1. Keep all your negatives. They don’t take up that much space, and you never know who might want to see them in the future. Even the shots you aren’t especially proud of could prove useful to a historian two or three decades from now.

2. Scan as much as you can. Even the mediocre stuff. Digital files are much easier to search than boxes of negatives if, for instance, somebody needs to know the color of the neon at Jobe’s Drive-In or the type of shingles on the roof of the Bagdad Cafe in 2001.

3. Keep one print of the shots you’re really proud of. Sometimes it’s nice to look at actual prints.

4. Share pictures that might be meaningful to somebody else. While I was sorting photos last spring, I put together several little packets of prints to send to friends. One packet featured images of a friend and his late wife working on a couple of projects they’d spearheaded years ago. Our friend later told me he’d really appreciated seeing those photos and remembering happy times we’d all spent together.

5. Organize as you go. This means using memorable filenames and saving things in folders that make sense instead of just letting your scanner call them “scan001” and save them to some random default folder you may or may not be able to find later.

Emily

P.S.: The top image is of El Rancho on Route 66 in Gallup, New Mexico. I think I shot that in 2002.

Make-It Monday: DIY phone speakers

Several weeks ago, I wandered down the book aisle at Lowe’s. The book aisle is the main reason I can’t be trusted at a hardware store without adult supervision. I start thumbing through some home-improvement book, thinking about all the stuff I’d like to learn to do, and the next thing you know, Ron is coming home from work to find the bathroom sink on the curb and me sitting on the bathroom floor with a wrench in my hand, tightening the supply-line valves on our brand-new faucets. (This has happened twice, and given the condition of our current vanity, I think the odds are fairly high it’s going to happen again as soon as I find a sink I like.)

Ron was with me this time, so I just came home with a copy of 5-Gallon Bucket Book by Chris Peterson.

Anybody who’s ever walked through a feed store with me already knows I can’t resist a 5-gallon bucket. They’re just so bloody practical. I’ve got one I use for cleaning the pond, one for cleaning the quail pen, one in the backyard that Ron uses as a dog-poop receptacle, one for mixing laundry detergent, one with a spigot attached for filtering honey, one in the basement for mixing cold-process soap, two on the porch for growing plants, and one tucked in a cabinet for use as a trash can.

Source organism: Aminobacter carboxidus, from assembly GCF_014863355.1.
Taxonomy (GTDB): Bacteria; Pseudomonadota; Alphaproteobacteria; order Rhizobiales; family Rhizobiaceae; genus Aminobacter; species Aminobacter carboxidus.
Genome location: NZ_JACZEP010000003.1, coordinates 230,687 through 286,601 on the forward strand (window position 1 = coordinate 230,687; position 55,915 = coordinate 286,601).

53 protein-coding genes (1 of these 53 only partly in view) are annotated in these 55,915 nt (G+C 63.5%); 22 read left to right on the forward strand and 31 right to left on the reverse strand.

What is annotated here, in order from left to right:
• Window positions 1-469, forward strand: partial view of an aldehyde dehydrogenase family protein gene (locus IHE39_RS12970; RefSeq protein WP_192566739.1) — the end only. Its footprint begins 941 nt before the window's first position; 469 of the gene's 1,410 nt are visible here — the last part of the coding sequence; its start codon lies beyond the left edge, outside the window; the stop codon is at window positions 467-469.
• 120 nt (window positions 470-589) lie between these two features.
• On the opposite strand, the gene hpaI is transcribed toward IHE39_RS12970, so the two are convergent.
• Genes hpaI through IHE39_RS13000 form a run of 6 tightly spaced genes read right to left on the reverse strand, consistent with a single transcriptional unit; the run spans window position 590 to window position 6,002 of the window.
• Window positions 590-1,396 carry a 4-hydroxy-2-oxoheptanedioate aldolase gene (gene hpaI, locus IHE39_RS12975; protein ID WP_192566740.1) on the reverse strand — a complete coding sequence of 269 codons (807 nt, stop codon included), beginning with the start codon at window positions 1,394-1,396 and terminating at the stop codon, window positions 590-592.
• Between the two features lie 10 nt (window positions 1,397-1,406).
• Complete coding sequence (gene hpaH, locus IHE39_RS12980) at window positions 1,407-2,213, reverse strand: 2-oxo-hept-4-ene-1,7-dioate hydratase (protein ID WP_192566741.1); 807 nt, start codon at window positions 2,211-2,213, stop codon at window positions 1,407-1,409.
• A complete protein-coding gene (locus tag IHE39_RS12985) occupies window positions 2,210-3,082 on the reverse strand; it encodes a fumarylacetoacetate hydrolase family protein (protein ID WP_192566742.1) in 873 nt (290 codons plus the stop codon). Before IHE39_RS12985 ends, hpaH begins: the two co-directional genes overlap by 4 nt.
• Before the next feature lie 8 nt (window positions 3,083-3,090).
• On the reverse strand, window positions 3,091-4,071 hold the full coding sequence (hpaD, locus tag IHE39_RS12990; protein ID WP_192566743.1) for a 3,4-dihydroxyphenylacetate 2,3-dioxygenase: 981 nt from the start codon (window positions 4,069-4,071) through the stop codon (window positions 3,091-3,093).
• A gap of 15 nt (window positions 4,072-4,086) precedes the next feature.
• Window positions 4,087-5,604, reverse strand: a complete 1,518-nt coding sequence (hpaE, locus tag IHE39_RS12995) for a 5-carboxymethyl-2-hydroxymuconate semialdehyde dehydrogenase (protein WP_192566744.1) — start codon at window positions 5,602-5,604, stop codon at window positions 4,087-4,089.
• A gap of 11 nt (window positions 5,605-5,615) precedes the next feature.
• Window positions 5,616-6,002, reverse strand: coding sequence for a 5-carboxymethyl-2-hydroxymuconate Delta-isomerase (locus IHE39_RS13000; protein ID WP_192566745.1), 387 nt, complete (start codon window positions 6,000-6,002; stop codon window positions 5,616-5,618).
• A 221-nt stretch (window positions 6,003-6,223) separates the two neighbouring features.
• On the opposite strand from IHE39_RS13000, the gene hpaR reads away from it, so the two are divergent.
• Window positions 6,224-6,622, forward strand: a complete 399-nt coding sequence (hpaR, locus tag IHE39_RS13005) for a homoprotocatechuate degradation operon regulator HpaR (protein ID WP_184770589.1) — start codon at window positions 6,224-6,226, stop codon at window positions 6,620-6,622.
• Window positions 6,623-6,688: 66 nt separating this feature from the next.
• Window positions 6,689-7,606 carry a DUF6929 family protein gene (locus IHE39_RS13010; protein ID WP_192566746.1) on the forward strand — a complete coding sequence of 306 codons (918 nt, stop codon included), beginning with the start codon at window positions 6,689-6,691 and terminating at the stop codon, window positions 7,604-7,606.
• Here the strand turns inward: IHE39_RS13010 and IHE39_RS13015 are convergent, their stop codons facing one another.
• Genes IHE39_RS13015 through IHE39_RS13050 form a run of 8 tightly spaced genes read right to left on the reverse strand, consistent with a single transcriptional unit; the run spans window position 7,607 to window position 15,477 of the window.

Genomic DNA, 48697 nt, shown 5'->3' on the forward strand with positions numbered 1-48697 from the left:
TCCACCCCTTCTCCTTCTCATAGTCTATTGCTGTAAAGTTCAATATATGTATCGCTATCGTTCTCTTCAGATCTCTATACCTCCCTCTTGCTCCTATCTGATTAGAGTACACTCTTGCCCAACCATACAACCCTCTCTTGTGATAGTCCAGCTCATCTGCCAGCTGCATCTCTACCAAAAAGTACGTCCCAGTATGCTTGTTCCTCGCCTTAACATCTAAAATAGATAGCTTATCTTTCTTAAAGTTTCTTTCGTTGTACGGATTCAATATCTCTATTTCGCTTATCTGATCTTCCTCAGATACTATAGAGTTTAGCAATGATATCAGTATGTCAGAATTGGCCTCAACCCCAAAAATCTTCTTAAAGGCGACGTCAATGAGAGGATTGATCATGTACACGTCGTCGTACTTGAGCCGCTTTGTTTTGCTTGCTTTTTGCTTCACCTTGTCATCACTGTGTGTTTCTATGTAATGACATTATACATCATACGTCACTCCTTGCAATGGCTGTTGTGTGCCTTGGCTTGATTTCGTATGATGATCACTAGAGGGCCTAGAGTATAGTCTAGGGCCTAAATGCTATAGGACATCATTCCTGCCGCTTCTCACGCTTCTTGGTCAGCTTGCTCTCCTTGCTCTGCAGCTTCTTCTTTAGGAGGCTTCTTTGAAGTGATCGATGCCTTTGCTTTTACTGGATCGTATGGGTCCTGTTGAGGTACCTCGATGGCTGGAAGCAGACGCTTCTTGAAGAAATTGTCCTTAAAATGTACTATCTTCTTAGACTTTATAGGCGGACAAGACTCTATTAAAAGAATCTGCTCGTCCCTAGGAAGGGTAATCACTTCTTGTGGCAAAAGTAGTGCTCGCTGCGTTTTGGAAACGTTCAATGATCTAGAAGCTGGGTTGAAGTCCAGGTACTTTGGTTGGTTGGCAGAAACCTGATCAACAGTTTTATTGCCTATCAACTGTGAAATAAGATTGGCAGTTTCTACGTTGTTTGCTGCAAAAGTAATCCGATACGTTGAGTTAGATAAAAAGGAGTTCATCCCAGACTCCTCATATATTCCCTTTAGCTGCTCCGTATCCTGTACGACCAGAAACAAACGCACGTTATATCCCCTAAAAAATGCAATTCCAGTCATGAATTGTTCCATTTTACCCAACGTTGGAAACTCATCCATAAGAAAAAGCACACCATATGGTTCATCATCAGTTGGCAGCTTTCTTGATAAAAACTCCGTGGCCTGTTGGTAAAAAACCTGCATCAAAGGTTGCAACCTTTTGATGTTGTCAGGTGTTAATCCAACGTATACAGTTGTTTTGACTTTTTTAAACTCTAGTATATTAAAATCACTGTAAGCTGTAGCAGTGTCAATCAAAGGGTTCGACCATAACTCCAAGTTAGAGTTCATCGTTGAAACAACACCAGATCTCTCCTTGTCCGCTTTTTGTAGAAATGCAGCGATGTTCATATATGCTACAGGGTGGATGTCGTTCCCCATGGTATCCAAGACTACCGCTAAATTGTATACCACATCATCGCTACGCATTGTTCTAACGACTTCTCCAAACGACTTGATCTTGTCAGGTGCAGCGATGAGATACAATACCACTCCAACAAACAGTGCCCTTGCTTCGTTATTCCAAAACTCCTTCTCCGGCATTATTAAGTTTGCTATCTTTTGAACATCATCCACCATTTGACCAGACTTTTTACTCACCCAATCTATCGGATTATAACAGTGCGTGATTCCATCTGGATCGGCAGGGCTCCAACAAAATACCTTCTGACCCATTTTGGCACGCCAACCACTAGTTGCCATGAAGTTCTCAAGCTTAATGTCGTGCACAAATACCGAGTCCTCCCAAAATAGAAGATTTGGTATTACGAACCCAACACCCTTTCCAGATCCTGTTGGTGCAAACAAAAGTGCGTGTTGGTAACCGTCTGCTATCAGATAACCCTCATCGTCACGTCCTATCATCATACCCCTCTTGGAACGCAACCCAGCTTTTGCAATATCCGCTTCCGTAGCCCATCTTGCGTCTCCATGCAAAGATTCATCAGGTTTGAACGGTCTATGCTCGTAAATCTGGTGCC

Some of the projects in 5-Gallon Bucket Book are kind of goofy, but some seemed practical (swamp cooler, pond filter, worm bin), and a handful were intriguing enough, I thought they might be worth trying later.

One of the intriguing projects was an acoustic speaker dock, which I built last week from a pair of buckets, a 10-inch length of 2-inch PVC pipe, and a couple of PVC slip couplings.

The instructions called for sealing the whole thing with PVC cement and silicone caulk, but I skipped that step so I can disassemble the system and store it easily when I’m not using it.

I think the finished product — pictured above (minus the iPhone itself, which I used to take the photo) — works pretty well for listening to Joni Mitchell while I’m cleaning the house on a lazy Saturday afternoon, and it would make a killer science-fair project for one of my nieces or nephews in a few years.

Emily

Make-It Monday: Bullet Journal

I kept seeing people on Pinterest talking about something called a “bullet journal.” At first glance, it looked like a good way to spend altogether too much time turning a planner into a craft project, but a couple of people I really respect kept pinning stuff related to bullet journals, so I clicked through to see what the fuss was about.

If I understood what I read correctly, bullet journals are a sort of hybrid of a planner, a to-do list, and a journal. Given my dependence on to-do lists and my longtime fondness for planners — particularly the customizable sort — I decided it was probably worth investing a couple of hours and $20 for a Moleskine notebook to set one up and see how it went. I’ve certainly owned more expensive planners over the years, so I figured I might as well give it a try.

I set this up wrong because I couldn't see the entire image on this part of the Bullet Journal website -- you're supposed to put the month on the left and use the facing page for tasks -- but given my New Year's resolution, I think giving myself less space for a task list is probably a good idea.
I set this up wrong because I couldn’t see the entire image on this part of the Bullet Journal website — you’re supposed to put the month on the left and use the facing page for tasks — but given my New Year’s resolution, I think giving myself less space for a task list is probably a good idea.
April 12: Good times never seemed so good.
April 12: Good times never seemed so good.

As far as I can tell, the big difference between a bullet journal and a regular planner lies in the index. You number the pages and slug them as you would notecards for a research paper, then use that information to make an index as you go.